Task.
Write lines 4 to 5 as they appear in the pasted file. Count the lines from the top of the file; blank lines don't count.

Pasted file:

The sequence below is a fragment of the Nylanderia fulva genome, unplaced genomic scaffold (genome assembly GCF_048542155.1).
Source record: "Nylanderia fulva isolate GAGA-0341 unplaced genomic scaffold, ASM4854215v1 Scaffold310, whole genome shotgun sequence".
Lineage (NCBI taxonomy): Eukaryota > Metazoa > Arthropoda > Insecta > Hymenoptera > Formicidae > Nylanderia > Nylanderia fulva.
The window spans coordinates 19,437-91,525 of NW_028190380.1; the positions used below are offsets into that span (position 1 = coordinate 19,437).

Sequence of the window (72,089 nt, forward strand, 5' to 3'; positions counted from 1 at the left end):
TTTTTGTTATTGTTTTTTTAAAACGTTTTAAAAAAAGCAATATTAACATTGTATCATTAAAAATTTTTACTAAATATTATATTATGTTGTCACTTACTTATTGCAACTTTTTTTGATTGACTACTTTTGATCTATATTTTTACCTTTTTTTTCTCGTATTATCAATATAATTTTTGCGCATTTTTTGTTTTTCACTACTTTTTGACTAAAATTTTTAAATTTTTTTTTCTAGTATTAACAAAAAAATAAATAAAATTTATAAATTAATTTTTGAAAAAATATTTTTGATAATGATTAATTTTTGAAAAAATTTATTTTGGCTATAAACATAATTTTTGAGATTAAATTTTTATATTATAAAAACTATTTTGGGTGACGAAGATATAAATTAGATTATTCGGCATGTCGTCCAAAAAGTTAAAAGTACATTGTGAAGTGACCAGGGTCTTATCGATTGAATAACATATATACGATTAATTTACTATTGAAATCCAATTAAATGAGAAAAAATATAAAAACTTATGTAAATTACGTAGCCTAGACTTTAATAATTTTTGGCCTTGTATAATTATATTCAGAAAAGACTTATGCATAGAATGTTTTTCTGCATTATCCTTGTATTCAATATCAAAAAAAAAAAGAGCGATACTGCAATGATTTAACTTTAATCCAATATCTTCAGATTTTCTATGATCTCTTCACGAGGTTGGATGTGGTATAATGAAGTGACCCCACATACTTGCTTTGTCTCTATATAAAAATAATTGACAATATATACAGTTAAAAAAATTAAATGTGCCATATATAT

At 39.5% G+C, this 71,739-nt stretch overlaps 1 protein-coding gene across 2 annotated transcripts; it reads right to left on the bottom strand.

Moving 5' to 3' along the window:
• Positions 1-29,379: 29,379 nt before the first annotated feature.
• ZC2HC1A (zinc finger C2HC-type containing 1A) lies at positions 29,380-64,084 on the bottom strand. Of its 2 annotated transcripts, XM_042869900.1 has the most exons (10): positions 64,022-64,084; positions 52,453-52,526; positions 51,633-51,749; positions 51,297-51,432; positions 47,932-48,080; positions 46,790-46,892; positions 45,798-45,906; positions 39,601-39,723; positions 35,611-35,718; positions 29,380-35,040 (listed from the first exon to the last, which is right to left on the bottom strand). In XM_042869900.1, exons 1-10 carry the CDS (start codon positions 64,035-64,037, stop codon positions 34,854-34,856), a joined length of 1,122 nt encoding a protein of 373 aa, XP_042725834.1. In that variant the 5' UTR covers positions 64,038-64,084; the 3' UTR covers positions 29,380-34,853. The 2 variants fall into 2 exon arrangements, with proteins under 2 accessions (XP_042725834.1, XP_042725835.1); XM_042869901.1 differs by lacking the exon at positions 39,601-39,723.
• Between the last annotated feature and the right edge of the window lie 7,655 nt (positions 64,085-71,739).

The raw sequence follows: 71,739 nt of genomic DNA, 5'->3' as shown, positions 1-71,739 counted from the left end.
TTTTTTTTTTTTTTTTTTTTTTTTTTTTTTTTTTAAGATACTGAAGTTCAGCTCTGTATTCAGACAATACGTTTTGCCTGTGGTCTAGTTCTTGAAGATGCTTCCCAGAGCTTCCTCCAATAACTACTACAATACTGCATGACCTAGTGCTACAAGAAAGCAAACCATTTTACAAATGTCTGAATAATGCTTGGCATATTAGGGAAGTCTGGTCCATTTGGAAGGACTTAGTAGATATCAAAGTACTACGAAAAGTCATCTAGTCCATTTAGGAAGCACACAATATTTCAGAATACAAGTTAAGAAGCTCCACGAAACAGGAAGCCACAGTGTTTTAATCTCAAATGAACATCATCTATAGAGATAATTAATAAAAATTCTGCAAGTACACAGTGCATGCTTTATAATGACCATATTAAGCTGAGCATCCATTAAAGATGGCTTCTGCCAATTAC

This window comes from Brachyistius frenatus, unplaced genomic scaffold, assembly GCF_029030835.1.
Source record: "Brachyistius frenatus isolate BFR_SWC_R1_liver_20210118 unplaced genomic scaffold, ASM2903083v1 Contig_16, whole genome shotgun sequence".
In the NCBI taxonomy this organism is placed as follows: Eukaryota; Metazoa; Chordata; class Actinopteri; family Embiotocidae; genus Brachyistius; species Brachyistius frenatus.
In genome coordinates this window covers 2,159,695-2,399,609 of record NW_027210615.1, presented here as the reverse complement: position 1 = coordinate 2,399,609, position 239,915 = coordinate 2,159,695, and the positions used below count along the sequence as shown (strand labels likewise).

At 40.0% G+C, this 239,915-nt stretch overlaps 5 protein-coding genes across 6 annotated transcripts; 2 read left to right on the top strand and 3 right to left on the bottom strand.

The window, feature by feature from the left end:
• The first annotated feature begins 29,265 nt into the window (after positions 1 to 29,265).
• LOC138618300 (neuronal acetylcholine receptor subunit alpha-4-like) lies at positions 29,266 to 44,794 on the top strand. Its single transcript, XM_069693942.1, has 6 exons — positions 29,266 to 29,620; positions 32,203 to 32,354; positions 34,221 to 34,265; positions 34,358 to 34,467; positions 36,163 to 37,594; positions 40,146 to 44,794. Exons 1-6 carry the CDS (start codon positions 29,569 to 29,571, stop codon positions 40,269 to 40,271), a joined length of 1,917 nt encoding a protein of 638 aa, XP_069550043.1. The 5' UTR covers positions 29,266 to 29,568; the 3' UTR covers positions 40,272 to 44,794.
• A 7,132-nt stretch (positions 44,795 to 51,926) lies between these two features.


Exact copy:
The window spans coordinates 19,437-91,525 of NW_028190380.1; the positions used below are offsets into that span (position 1 = coordinate 19,437).

Sequence of the window (72,089 nt, forward strand, 5' to 3'; positions counted from 1 at the left end):